Coffee Pod vs espresso machines

Brewing coffee nowadays is about as easy it gets, with machines able to brew and pull espresso shots just by inserting a pod and pushing a button.

But how do these pod espresso machines compare to more traditional espresso machines, in which the user grinds and tamps the coffee beans?

Pod espresso machines, as the name suggests, use disposable plastic capsules that are full of coffee grounds to brew.

Using these machines are usually pretty simple, and require the user to simply pop in one of the pods, place a cup underneath the spout, and hit brew.

What pod machines are available?

Aside from that basic feature, the other functions of these machines can depend a lot on the manufacturer.

Some will come with a milk frothing chamber, and others will require the use of a separate milk frother; Nespresso models will usually come bundled with a milk frother.

Some machines, such as the newer Verismo from Starbucks, have the ability to brew coffee, as well as espresso. Having both a coffee maker and espresso machine in one is great for saving counter space.

Pros and cons of Pod coffee makers

One of the downsides for pod machines is that the coffee grounds being used are not as fresh as they could be, especially when compared to freshly ground beans that a traditional espresso machine would use.

The plus side is that the pods are very well sealed so have a longer shelf life than most ground coffee and you won’t have an open packet, instead you’ll get a fresh pod to “open” each time you pull a shot.

The pods themselves, while it depends on the type required for the specific machine, also end up costing much more per cup of coffee than a one pound bag of beans would. For pod machines, the user will sacrifice freshness and some quality in exchange for convenience.

Espresso machine benefits and drawbacks

Espresso machine drawbacks

Traditional espresso machines don’t go without their faults, though.

Oftentimes they can be more of a challenge to learn how to use properly. While it’s true that espresso machines face the problem of a steeper learning curve there is so much more chance to pull consitently good shots from a variety of coffee beans.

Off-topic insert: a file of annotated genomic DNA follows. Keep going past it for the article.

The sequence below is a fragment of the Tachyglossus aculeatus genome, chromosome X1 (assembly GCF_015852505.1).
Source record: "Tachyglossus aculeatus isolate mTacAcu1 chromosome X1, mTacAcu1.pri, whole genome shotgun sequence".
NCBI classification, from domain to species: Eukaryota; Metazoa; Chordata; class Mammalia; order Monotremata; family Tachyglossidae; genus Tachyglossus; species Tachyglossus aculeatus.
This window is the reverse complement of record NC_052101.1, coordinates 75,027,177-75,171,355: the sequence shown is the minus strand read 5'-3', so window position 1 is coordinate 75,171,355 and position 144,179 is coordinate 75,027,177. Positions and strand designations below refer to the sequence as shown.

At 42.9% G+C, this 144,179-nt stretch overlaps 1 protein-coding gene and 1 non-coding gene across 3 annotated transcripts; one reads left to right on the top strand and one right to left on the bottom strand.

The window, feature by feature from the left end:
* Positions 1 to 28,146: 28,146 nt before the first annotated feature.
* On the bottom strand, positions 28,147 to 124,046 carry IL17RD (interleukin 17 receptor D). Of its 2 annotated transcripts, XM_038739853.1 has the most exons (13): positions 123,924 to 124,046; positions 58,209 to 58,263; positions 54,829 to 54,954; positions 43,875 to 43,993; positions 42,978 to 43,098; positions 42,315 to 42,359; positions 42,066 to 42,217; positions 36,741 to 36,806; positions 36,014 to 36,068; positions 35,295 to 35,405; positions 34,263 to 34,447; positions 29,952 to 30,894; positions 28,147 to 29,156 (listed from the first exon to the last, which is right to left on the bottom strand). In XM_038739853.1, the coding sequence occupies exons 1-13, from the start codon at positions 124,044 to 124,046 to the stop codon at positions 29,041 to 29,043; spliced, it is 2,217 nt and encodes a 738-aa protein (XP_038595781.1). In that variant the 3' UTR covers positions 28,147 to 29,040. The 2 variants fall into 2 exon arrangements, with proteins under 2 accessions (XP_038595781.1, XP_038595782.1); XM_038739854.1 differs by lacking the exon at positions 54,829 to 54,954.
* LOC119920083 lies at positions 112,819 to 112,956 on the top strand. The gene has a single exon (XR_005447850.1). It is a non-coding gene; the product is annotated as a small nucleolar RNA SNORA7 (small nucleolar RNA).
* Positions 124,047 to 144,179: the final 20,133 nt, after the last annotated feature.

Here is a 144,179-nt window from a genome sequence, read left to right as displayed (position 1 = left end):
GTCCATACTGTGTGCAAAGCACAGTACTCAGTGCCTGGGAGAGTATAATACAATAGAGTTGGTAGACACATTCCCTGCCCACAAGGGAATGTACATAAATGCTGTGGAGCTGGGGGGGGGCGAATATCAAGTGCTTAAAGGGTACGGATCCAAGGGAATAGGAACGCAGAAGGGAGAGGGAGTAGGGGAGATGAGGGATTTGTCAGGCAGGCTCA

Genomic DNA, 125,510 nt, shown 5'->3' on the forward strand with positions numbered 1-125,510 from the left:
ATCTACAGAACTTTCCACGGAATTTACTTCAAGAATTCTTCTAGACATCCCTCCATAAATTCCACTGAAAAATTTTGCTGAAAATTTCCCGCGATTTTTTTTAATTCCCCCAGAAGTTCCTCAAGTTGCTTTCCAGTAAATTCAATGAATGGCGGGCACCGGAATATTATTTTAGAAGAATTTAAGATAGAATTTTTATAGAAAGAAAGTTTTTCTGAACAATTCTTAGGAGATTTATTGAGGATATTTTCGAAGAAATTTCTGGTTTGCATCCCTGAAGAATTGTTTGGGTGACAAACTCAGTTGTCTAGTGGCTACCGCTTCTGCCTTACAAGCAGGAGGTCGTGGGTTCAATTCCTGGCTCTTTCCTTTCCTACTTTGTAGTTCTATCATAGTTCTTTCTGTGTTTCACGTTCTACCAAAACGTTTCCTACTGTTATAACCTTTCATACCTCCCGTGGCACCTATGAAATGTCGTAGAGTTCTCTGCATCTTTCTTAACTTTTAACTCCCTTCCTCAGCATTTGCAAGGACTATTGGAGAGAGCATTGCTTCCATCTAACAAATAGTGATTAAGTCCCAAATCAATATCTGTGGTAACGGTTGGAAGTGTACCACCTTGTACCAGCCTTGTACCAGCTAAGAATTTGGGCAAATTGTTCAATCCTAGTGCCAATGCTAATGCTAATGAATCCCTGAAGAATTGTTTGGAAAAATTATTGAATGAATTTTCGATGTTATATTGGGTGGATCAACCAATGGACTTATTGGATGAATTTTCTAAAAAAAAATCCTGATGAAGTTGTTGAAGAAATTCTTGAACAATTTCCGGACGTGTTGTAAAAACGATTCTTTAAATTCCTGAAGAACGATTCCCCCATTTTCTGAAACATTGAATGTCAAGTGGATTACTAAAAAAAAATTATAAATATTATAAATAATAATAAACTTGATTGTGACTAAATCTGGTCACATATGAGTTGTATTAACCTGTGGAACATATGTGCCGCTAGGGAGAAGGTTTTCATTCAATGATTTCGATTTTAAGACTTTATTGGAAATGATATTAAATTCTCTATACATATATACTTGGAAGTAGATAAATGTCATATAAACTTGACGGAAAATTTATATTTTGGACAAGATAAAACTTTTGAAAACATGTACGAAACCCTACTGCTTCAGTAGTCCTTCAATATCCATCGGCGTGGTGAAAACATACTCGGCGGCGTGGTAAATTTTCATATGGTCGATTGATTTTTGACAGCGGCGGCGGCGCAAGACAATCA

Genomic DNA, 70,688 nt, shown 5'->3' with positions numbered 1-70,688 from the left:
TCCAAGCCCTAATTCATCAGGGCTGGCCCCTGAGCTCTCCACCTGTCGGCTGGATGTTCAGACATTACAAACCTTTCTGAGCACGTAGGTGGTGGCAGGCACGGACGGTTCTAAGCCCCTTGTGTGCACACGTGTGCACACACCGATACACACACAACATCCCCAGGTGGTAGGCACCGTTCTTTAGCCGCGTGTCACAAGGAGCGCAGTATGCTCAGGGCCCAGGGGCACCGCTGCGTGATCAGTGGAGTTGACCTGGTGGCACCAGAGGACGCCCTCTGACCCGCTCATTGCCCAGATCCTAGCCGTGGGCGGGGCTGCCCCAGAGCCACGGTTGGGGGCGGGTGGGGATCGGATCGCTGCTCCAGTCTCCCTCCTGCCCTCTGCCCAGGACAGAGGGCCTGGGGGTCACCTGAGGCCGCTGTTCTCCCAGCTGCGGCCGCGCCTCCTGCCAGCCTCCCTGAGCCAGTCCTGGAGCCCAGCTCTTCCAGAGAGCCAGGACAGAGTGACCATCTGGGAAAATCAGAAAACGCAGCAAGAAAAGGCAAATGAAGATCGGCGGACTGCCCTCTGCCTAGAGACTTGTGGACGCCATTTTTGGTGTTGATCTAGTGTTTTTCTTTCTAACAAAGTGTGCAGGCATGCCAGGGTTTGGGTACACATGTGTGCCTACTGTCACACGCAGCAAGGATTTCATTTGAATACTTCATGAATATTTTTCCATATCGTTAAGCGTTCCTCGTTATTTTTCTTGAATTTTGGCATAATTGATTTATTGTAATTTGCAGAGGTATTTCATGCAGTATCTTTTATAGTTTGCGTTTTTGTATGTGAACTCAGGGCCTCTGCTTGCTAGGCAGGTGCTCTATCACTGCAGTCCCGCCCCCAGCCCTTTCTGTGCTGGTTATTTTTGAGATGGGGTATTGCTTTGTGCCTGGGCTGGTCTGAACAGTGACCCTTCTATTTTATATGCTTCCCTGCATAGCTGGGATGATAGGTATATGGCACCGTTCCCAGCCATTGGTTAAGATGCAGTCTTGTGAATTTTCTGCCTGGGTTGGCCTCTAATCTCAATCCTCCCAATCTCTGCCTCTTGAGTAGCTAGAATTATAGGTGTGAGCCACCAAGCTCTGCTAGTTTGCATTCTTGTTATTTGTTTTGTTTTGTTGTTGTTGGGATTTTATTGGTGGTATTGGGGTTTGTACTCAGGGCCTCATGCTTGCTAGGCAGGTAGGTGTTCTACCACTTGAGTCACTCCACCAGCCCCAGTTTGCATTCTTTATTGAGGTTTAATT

With the user having to measure the weight of beans used, dial in the proper grind level after tons of trial and error, and set the extraction time, water temperature and pressure the whole process can be a bit overwhelming!

Thankfully there are espresso machines for all levels and most come well setup from the factory and require very little adjustment.

But with our site and by following our sage advice you can, in a very short time develop your skills and pull decent shots, exploring the more complex settings and options.

Benefits of espresso machines

While overwhelming, pulling espresso shots with a traditional machine is also very rewarding, especially once the user has climbed the learning curve.

Advantages of a normal espresso machine primarily lies in the quality of the shots produced. This is primarily due to how only freshly ground coffee is used, as opposed to vacuum sealed pods of grounds.

It is also much more rewarding to use an espresso machine properly than it is to use a pod machine, as there is a lot of skill required to pull perfect shots.

We mentioned the complexity as a downside, but this is also a very big strength.

Being able to control the shot size, duration and temperature of the water means you can craft the perfect cup of coffee.

Bean to Cup coffee makers pros and cons

The idea of putting your beans in the top of the machine and it grinding, dosing and pulling the espresso shot really appeals.

Bear in mind that you need to control the courseness of the grind and this is only an option on top end bean to cup coffee makers.

Having all these parts in one machine will require a replacement machine should one part fail. So by adding to the complexity you increase the risk of a breakdown.

We would prefer to have separate control over the grind, be able to weigh the grinds and adjust every element of the shot.

We can’t argue with the convenience and ease, and most bean to cup machines pull really nice tasting coffee shots.

So what is the best coffee maker for you?

Espresso machines are more difficult and less convenient to use than pod machines are, but the quality is much better.

While the previous example highlights the pros and cons of a semi-automatic espresso machine, in which the user still measures, grinds, and tamps the grounds, some espresso machines require none of that. These are sometime referred to  as super-automatic espresso machines.

There is a large mid range of machine, I personally use a DeLonghi Dedica which has temp and shot size adjustments and I have the benefits of also being able to use the ESE coffee pods.

It serves me very well. It can be used from the box, but it makes sense to adjust the shot size, as per our guide to avoid bitter coffee.

Much like pod machines, super-automatic espresso machines are able to pull espresso shots with the push of a button.

So they are quite simple to use and this is the primary appeal to most people.

If trying to choose between the two, budget is also another factor.

While it depends on the manufacturer, pod machines are generally less expensive than an espresso machine, especially those of the super-automatic variety.

But when you factor in the cost of the coffee pods you may well end up paying substantially more to run a pod coffee maker.

Either way, it is completely personal choice as to which style of espresso machine, pod or otherwise, provides the best results and is more convenient.